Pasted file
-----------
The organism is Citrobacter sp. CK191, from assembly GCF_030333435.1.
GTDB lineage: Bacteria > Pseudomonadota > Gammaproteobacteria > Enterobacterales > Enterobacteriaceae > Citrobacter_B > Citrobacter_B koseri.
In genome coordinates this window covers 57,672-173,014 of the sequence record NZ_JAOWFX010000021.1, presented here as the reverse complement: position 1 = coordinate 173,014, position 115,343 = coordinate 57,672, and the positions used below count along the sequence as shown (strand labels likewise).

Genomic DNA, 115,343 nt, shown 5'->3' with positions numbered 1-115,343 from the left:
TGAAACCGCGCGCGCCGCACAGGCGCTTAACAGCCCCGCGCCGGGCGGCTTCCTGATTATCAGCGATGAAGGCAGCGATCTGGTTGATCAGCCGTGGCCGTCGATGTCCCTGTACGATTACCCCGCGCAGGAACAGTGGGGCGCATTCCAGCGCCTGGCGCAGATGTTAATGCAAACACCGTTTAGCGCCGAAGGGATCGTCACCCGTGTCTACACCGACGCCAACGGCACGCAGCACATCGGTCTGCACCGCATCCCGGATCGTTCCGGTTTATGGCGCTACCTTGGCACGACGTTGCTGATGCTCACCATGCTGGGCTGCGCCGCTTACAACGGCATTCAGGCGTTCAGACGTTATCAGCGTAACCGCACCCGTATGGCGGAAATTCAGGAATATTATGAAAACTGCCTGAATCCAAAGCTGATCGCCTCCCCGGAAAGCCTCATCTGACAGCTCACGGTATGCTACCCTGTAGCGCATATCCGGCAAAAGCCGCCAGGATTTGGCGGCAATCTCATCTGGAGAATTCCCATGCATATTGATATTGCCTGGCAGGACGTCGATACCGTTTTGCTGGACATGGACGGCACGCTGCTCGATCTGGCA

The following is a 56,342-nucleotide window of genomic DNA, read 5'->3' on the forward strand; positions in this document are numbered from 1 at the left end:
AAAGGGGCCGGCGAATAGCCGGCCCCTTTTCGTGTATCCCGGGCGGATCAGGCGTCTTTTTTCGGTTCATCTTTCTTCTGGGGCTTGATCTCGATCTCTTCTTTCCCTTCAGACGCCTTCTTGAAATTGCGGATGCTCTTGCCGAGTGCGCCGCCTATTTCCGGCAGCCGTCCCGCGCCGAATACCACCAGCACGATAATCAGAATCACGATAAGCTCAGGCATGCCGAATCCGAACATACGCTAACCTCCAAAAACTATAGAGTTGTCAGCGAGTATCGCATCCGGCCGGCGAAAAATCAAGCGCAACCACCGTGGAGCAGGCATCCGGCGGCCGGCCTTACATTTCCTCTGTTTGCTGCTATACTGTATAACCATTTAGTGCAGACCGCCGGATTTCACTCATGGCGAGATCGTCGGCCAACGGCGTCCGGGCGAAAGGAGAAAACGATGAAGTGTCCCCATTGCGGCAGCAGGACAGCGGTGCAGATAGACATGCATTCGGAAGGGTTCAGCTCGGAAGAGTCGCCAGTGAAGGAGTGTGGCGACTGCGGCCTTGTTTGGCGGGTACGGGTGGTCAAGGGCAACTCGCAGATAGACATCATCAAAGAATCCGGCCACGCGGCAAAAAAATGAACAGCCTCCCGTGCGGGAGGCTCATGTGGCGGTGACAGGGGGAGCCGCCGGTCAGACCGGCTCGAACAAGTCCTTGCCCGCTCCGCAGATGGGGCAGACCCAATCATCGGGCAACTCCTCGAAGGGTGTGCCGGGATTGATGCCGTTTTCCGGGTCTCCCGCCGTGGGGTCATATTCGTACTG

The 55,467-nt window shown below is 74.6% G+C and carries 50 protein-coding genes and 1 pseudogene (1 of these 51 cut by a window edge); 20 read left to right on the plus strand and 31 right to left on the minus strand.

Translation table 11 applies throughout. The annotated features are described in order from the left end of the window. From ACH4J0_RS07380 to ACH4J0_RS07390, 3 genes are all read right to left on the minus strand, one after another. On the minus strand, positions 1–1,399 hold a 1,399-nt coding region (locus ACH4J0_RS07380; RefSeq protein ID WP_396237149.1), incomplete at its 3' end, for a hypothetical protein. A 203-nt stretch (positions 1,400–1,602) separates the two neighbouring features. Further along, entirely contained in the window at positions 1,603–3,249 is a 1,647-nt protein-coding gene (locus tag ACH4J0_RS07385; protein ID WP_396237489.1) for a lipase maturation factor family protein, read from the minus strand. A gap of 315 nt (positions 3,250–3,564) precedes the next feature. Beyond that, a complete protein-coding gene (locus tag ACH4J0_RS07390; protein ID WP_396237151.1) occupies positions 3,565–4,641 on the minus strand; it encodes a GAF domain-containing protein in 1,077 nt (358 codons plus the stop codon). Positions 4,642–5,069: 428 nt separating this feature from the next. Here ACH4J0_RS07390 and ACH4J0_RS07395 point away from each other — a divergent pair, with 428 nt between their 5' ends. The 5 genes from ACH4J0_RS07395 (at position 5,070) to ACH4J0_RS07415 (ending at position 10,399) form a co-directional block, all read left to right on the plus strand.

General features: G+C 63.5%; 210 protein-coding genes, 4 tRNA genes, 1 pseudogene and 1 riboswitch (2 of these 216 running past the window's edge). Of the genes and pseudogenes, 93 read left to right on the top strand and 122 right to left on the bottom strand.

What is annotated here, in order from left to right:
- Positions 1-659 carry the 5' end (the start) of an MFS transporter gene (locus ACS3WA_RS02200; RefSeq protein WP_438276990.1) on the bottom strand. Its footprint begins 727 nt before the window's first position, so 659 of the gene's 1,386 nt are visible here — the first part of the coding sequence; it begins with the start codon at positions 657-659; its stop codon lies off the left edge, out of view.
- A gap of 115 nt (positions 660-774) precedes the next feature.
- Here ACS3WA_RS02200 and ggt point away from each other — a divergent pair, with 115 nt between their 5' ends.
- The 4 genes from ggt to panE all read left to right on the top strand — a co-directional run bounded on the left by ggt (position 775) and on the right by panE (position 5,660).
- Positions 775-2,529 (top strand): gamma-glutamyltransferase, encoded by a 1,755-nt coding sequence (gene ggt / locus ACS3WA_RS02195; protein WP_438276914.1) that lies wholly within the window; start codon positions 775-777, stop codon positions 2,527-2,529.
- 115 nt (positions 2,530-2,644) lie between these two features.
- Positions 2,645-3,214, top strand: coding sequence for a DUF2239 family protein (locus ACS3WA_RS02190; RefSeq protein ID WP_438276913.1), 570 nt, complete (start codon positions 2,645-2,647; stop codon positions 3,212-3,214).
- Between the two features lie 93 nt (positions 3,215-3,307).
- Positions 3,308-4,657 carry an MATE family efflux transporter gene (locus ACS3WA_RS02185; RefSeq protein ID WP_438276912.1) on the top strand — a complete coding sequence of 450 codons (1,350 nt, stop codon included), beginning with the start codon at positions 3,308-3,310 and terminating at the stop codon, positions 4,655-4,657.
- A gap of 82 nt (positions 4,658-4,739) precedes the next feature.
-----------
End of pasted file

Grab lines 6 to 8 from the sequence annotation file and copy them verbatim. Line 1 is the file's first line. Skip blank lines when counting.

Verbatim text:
The following is a 56,342-nucleotide window of genomic DNA, read 5'->3' on the forward strand; positions in this document are numbered from 1 at the left end:
AAAGGGGCCGGCGAATAGCCGGCCCCTTTTCGTGTATCCCGGGCGGATCAGGCGTCTTTTTTCGGTTCATCTTTCTTCTGGGGCTTGATCTCGATCTCTTCTTTCCCTTCAGACGCCTTCTTGAAATTGCGGATGCTCTTGCCGAGTGCGCCGCCTATTTCCGGCAGCCGTCCCGCGCCGAATACCACCAGCACGATAATCAGAATCACGATAAGCTCAGGCATGCCGAATCCGAACATACGCTAACCTCCAAAAACTATAGAGTTGTCAGCGAGTATCGCATCCGGCCGGCGAAAAATCAAGCGCAACCACCGTGGAGCAGGCATCCGGCGGCCGGCCTTACATTTCCTCTGTTTGCTGCTATACTGTATAACCATTTAGTGCAGACCGCCGGATTTCACTCATGGCGAGATCGTCGGCCAACGGCGTCCGGGCGAAAGGAGAAAACGATGAAGTGTCCCCATTGCGGCAGCAGGACAGCGGTGCAGATAGACATGCATTCGGAAGGGTTCAGCTCGGAAGAGTCGCCAGTGAAGGAGTGTGGCGACTGCGGCCTTGTTTGGCGGGTACGGGTGGTCAAGGGCAACTCGCAGATAGACATCATCAAAGAATCCGGCCACGCGGCAAAAAAATGAACAGCCTCCCGTGCGGGAGGCTCATGTGGCGGTGACAGGGGGAGCCGCCGGTCAGACCGGCTCGAACAAGTCCTTGCCCGCTCCGCAGATGGGGCAGACCCAATCATCGGGCAACTCCTCGAAGGGTGTGCCGGGATTGATGCCGTTTTCCGGGTCTCCCGCCGTGGGGTCATATTCGTACTG

The 55,467-nt window shown below is 74.6% G+C and carries 50 protein-coding genes and 1 pseudogene (1 of these 51 cut by a window edge); 20 read left to right on the plus strand and 31 right to left on the minus strand.